crystals enable you to make very large gemstones, really super nice
mineral specimens and it just makes
pegmatites fun to study. – [Maggy] And really beautiful. – Yeah, really beautiful.
(Maggy laughs) – All right, Mike, we have a
student question. You ready to take it? – [Mike] Okay. Fire away. – All right. Let’s see. – Hi. I’m Ella and
I’m a fifth grader at Floris Elementary School. My question is what do pegmatites
tell scientists about the region’s history? – Wow. That’s a
really good question. Sometimes pegmatites can
tell you a little bit about the geology, the local geology
that’s present, but sometimes they don’t. Sometimes pegmatites
occur in rocks that have nothing to do
with the geology around you. And in other cases, they’re related to
the granite bodies that probably formed them. – [Maggy] Great question, Ella. – Yeah, that was a good one. – So, we have
another question here, and this one comes
from the MSNV school. How many pegmatites
have you found? (Mike laughs) – How many have I found? Wow, that’s a hard one. I can’t say that I’ve found
some new ones, myself. And I visit a lot of
places around the country, but there are some pegmatites that I have looked at that have never
been studied before or have been
studied in detail. So, I don’t think I
can really answer that, how many new ones I’ve found. (Maggy laughs) – All right. We have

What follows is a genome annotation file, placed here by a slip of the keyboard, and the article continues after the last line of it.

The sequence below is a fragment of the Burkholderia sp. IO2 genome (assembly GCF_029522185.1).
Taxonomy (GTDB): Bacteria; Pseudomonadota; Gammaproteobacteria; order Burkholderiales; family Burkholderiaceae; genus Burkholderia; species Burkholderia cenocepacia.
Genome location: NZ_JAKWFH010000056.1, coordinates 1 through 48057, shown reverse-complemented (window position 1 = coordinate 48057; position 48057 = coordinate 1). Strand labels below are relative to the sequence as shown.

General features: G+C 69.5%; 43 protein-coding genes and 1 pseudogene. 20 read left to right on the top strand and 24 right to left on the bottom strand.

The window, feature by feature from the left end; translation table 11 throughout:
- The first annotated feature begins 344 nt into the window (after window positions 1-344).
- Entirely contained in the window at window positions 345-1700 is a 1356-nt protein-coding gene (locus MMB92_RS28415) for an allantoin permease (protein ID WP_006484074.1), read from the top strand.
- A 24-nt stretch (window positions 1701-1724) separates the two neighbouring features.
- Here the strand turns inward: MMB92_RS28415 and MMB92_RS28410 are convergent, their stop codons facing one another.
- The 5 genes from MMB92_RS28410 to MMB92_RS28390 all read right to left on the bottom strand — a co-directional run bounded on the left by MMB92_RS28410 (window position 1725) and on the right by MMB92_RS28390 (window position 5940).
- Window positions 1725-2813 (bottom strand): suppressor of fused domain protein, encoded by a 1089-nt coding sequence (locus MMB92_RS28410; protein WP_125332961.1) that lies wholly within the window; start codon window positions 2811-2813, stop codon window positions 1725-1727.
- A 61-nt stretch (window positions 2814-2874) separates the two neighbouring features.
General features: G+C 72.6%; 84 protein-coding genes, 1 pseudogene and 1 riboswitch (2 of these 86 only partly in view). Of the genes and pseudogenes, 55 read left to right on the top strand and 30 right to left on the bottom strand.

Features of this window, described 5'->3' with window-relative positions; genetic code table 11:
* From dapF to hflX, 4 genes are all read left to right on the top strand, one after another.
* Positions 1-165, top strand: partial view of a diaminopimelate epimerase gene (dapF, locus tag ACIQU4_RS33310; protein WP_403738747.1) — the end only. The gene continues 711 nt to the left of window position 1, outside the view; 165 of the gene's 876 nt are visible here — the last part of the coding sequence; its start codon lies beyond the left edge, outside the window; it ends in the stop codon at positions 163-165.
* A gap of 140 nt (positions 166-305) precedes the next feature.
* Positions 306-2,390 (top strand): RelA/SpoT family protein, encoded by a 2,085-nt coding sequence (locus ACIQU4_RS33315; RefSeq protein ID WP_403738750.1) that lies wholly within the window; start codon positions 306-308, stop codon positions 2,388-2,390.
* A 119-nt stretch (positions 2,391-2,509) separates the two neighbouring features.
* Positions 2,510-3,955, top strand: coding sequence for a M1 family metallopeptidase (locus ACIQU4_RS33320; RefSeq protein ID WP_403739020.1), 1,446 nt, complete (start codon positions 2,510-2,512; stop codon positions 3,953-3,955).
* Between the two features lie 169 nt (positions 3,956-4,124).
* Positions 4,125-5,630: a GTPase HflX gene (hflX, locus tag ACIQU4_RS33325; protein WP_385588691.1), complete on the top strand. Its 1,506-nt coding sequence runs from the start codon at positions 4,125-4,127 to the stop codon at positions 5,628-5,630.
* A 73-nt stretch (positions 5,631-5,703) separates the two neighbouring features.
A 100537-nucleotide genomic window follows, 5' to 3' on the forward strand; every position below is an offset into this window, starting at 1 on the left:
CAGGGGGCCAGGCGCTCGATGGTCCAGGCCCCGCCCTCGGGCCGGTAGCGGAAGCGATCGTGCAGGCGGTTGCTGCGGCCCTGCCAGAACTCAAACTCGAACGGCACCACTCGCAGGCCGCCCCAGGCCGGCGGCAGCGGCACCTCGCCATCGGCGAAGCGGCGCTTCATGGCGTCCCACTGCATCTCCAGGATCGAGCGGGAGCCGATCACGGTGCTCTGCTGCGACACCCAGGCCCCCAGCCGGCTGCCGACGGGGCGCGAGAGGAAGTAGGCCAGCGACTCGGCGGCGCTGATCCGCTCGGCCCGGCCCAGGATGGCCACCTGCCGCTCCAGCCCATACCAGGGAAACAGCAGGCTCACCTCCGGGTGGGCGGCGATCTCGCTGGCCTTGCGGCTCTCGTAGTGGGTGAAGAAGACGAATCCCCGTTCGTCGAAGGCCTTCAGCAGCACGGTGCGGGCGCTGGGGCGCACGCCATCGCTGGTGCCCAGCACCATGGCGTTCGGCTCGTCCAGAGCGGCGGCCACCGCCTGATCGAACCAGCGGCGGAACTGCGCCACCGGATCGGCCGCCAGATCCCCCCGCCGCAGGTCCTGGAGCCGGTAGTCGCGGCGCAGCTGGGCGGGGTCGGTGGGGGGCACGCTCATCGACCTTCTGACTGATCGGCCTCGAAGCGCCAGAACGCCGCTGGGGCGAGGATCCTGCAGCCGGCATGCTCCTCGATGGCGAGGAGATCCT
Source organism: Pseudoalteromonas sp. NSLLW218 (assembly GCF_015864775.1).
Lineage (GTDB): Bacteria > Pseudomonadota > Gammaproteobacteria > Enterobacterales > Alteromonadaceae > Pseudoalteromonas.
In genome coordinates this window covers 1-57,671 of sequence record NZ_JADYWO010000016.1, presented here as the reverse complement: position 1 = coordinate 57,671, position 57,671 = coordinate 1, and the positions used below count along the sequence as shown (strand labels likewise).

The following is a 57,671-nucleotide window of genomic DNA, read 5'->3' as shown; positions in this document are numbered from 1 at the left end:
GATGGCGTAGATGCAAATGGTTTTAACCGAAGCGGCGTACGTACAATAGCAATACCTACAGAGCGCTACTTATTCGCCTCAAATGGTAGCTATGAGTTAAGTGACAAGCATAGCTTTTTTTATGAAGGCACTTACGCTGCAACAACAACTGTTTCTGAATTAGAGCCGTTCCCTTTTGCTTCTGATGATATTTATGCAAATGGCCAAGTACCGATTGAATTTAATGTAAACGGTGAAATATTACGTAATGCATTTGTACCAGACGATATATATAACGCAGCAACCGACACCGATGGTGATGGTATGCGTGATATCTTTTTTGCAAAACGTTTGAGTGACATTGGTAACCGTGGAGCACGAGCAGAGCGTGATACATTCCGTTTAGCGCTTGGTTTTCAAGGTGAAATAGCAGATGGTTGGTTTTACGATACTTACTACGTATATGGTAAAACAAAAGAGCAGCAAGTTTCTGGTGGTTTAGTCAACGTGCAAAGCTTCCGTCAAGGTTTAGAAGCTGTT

another student question. This one comes from Sahaj. Do you only study gemstones? – No, I don’t only
study gemstones. In fact, I also study
minerals from pegmatites that are pretty black and ugly and most people probably
wouldn’t even pick them up in the first place. But even those minerals can give us some information about how pegmatites form. – Wonderful. Great questions. Keep them coming. – Yeah. That was a good one. That was a real good one. – So, Mike, I wanna
learn more about the human uses of pegmatites. What kind of economic value
does this type of rock have? Well, unlike a lot of
other igneous rocks or other rocks, in general, pegmatites have basically four
different types of material that they can produce. There are things we
call strategic metals, industrial minerals,
gemstones, and collectibles. – So, let’s explore
each one of those now. And let’s start with
strategic metals. What does that mean? – Well, these are metals that are required and used
in industry and technology and in the military field. – [Maggy] What kind of
pegmatites are used? – Well, it’s not so much
the pegmatites themselves, it’s the minerals
that are present. So, for example,
tantalum, tantalite. Tantalum is really important
in the use of electronics and today’s technology. So, without tantalum, a lot of the things that we use or take from granted
don’t work properly. So, for example, your
cellphone and smartphones have this little device
called a capacitor and in this particular one, which we ripped the back off, there’s this little,
tiny, square thing here called a capacitor which
stores electrical energy that the cellphone can then use. And so, pretty much
every electronic device like cellphones, computers,
video game consoles can have capacitors in them. – [Maggy] So, what happens
if there wasn’t tantalum? – They might not work. (Maggy laughs) In fact, there was
several years ago, when the PlayStation 2 came out, video game came out, there was a shortage because
of a shortage of tantalum. There wasn’t enough tantalum
to make all the capacitors needed to fuel their orders
for these PlayStation 2s. – Wow, interesting. So, tantalum and pegmatites
are incredibly important for our gadgets to work. – Yep. There’s also an
element called lithium, and lithium is used to
make lithium batteries which we all know are in
the cellphones as well. – [Maggy] And what kind of
pegmatite does that come from? – It can actually in a same